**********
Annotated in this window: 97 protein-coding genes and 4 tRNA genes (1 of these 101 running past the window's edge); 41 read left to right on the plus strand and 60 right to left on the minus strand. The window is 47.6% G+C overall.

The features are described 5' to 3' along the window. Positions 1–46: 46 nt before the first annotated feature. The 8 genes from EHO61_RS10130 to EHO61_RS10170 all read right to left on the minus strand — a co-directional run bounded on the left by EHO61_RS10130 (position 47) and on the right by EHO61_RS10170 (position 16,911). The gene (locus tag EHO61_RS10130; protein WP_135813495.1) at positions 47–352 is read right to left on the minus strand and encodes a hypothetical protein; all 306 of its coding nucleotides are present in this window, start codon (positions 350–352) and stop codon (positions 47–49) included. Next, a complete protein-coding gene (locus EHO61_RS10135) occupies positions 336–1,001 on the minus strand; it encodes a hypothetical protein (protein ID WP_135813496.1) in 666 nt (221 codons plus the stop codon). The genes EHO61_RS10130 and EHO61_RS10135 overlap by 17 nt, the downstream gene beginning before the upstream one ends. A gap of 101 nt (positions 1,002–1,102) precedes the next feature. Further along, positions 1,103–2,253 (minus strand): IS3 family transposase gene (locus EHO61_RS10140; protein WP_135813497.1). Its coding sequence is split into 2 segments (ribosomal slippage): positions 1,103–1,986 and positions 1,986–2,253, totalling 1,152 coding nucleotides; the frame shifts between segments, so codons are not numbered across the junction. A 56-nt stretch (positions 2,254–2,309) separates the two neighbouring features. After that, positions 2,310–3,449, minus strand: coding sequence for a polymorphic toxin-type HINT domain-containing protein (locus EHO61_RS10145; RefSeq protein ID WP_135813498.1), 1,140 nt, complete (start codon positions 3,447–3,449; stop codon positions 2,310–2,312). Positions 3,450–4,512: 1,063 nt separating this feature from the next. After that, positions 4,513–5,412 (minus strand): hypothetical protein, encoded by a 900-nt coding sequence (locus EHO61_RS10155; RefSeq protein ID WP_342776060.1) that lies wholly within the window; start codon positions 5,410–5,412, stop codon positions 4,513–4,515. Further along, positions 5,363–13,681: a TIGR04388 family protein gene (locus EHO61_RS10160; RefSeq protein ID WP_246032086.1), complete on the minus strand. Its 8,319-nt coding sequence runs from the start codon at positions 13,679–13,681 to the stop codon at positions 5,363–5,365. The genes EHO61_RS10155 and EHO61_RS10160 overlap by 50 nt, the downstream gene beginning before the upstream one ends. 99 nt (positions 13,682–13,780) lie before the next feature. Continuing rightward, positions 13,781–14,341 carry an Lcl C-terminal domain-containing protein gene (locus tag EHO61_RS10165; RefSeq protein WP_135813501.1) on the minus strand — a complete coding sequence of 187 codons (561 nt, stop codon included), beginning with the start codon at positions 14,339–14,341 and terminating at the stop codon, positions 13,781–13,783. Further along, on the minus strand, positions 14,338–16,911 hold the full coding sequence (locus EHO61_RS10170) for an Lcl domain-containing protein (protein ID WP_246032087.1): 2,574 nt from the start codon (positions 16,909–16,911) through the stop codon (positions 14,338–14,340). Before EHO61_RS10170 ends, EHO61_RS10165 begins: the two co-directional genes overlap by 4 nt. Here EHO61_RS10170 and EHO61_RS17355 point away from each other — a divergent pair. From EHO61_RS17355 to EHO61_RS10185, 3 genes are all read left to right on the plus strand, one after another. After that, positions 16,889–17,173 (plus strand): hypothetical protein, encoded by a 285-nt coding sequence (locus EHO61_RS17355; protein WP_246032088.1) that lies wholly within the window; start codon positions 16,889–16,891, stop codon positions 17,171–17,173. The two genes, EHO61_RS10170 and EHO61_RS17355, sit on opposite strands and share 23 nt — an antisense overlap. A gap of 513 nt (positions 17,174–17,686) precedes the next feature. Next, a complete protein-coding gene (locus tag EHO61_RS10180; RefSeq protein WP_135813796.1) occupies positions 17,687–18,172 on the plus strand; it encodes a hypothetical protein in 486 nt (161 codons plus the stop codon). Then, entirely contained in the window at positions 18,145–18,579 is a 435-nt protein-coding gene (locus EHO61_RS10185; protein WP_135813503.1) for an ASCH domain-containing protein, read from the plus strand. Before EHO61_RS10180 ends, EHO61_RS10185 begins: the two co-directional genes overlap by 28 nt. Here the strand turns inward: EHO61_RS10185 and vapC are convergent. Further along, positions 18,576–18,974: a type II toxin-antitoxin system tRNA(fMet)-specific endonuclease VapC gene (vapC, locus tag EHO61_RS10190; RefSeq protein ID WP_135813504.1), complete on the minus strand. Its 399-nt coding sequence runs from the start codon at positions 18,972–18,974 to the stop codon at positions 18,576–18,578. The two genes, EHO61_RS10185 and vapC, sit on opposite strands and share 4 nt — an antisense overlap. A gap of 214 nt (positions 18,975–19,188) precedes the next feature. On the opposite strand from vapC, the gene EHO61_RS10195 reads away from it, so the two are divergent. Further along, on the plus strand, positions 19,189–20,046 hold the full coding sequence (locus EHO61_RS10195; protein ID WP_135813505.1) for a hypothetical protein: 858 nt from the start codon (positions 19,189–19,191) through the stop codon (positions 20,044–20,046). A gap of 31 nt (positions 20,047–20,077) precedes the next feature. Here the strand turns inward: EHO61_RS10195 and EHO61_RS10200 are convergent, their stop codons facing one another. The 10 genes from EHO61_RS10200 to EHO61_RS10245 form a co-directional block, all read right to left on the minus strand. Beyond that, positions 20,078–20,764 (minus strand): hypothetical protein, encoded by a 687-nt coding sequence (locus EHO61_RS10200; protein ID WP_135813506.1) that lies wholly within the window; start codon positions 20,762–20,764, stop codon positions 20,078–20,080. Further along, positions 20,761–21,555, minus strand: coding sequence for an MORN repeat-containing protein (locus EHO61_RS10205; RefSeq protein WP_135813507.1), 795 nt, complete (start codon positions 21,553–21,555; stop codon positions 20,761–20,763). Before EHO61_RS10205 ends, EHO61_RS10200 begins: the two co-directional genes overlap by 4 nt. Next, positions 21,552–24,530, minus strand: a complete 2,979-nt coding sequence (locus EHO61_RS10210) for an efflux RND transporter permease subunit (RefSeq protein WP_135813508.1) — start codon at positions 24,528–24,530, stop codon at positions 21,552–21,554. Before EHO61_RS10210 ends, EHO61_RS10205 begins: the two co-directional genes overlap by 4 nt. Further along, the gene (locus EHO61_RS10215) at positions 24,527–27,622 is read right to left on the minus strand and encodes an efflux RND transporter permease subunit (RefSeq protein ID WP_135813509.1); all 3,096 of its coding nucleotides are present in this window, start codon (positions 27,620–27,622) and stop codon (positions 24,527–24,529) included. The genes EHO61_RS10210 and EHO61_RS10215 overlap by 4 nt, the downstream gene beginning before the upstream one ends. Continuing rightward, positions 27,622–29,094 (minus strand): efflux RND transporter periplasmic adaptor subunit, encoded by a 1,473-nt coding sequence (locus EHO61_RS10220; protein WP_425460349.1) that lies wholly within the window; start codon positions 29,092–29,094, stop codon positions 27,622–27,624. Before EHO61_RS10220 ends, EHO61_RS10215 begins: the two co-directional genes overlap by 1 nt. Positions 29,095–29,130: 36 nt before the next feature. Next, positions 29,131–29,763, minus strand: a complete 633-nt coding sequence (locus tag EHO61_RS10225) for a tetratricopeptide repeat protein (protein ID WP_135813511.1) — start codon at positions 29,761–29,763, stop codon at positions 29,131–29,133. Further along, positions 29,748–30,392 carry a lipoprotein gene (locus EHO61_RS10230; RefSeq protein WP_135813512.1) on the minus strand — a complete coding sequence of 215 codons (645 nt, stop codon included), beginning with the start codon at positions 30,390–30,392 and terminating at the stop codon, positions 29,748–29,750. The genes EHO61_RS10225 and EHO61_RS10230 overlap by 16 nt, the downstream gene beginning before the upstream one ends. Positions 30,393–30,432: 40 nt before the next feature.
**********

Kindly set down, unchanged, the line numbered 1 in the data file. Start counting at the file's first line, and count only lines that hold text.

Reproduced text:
Annotated in this window: 97 protein-coding genes and 4 tRNA genes (1 of these 101 running past the window's edge); 41 read left to right on the plus strand and 60 right to left on the minus strand. The window is 47.6% G+C overall.